When we can actually feel the grief of what we have lost, it becomes clear that long-term sustainability requires changes in consciousness as fundamental as those that occurred in the long transition from the indigenous world to the modern. This is both bad news and good. Such changes took millennia in the First World to be completed, but only a few generations in the colonized Third World. Perhaps these more recent transitions can be altered in a relatively short time. The challenge is for Americans to take the initiative and create a sustainable world in this generation, before two billion Chinese and Indians become as hopelessly addicted to materialism as we are. We cannot ask the Third World to control its growth if we will not reverse ours.

Perhaps the proper response to a great ending – of a myth, of hopes for the future, of a national dream, of the deaths of species, of the collapse of the environment – is to enter into rituals of mourning,  even as we continue to agitate for renewal. Then, new language may arise, and new visions may come not from us but through us. The paradox grows deeper when we consider Wendell Berry’s words: “Be joyful even though you’ve considered all the facts.” The King – or the Wicked Witch – is dead. Long live the new story, if we can figure out what it is.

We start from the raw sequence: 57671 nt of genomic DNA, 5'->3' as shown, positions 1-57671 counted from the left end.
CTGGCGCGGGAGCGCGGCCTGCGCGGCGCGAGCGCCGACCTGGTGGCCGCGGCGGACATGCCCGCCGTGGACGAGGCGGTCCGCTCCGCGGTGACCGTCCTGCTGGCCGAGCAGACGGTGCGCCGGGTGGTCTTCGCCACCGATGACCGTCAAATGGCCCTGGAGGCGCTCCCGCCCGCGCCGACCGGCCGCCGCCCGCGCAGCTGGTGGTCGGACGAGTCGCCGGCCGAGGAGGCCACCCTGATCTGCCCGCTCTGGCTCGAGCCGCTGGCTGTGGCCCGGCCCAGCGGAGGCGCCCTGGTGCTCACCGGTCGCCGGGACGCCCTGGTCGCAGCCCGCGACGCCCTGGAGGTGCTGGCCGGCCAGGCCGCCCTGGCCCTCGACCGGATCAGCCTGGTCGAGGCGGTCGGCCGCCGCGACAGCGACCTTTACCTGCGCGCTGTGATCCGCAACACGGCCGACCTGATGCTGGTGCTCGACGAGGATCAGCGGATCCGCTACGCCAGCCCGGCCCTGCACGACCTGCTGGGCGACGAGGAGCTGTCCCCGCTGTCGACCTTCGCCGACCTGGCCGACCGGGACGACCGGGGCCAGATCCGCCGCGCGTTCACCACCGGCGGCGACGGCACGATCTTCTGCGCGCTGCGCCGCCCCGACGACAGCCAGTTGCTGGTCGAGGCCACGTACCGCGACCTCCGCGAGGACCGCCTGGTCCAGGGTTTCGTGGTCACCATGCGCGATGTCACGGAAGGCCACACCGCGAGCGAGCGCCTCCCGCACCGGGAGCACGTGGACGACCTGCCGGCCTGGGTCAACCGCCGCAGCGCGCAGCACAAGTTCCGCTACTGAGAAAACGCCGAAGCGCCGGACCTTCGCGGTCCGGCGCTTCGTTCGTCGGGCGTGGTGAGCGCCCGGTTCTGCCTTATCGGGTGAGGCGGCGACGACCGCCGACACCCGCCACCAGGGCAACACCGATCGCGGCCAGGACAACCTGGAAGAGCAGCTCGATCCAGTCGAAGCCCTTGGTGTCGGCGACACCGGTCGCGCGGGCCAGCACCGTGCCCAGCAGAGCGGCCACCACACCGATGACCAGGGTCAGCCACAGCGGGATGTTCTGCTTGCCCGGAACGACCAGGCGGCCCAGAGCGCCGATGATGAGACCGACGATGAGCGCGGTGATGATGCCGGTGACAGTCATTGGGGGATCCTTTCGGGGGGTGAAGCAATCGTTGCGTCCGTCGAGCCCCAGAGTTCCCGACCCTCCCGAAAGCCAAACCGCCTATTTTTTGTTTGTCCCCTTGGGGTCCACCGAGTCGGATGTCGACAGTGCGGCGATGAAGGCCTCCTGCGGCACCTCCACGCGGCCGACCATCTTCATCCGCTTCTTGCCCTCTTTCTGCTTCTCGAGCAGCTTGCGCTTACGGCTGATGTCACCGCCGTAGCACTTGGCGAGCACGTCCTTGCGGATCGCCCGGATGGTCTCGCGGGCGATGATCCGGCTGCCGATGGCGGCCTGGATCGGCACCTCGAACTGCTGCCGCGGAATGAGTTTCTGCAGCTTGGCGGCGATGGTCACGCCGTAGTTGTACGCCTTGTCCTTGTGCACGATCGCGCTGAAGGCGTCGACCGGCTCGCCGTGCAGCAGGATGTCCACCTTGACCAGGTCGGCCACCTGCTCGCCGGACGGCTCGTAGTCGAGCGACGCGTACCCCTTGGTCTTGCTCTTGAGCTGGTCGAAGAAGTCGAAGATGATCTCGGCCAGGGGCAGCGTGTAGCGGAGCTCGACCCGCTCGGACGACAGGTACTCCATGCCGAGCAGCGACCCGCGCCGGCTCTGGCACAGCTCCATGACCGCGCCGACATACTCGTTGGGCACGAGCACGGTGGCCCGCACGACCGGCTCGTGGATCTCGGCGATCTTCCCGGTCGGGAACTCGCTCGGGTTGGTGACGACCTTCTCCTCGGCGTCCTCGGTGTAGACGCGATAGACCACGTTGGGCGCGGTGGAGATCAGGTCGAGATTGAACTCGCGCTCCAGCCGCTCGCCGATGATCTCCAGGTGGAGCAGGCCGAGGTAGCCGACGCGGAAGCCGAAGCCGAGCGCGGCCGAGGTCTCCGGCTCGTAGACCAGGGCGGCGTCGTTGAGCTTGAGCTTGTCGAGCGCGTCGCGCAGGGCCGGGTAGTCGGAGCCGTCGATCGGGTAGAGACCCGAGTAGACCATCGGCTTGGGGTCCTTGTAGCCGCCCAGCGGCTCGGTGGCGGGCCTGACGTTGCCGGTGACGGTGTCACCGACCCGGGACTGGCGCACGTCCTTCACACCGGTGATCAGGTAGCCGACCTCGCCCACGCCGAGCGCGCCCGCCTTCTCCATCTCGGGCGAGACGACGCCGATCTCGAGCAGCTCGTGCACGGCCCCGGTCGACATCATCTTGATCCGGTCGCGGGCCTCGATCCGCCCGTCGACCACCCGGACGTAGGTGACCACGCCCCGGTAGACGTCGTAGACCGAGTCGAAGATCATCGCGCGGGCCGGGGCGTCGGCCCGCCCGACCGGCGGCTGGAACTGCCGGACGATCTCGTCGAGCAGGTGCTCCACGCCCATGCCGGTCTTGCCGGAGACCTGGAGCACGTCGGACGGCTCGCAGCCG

But myths – the pre-modern, pre-patriarchal narratives that provided meaning to our ancient ancestors – grew out of the indigenous Earth and the indigenous Soul. These stories were all inconceivably old, and no one person created them. They existed as the collective dreams of entire societies long before people like Homer first wrote them down.

Still, we have to confront the questions that began this essay, and here is our paradox. We desperately need new stories, yet, as Joseph Campbell said, we can’t predict what the new myths will be any more than we can know what we’ll dream tonight.

We can imagine, however, what the new myths won’t be. They won’t express what Jeremy Lent has termed our modern metaphors that have helped to form our collective reality: nature as a machine, dominion over nature, or God as the stern, divine lawgiver.  They won’t be local or tribal.

If we survive, our stories will not fit into any of the three major patterns that crushed the older stories and have dominated our thinking for centuries since. First, they will not be stories of original sin, patriarchy, dualism, monotheism, sacrifice of the children, disconnection from the Earth, or any other simplistic, all-purpose fundamentalism. Secondly, they will not consist of the movement of dead matter from the Big Bang through billions of arbitrary combinations of elements into a life that lacks any sense of purpose. And they will not express the third alternative, the cynical view that “it’s always been like this, it’s human nature.” So it follows that they will reject capitalism’s origin myths of individualism, ruthless competition and social Darwinism.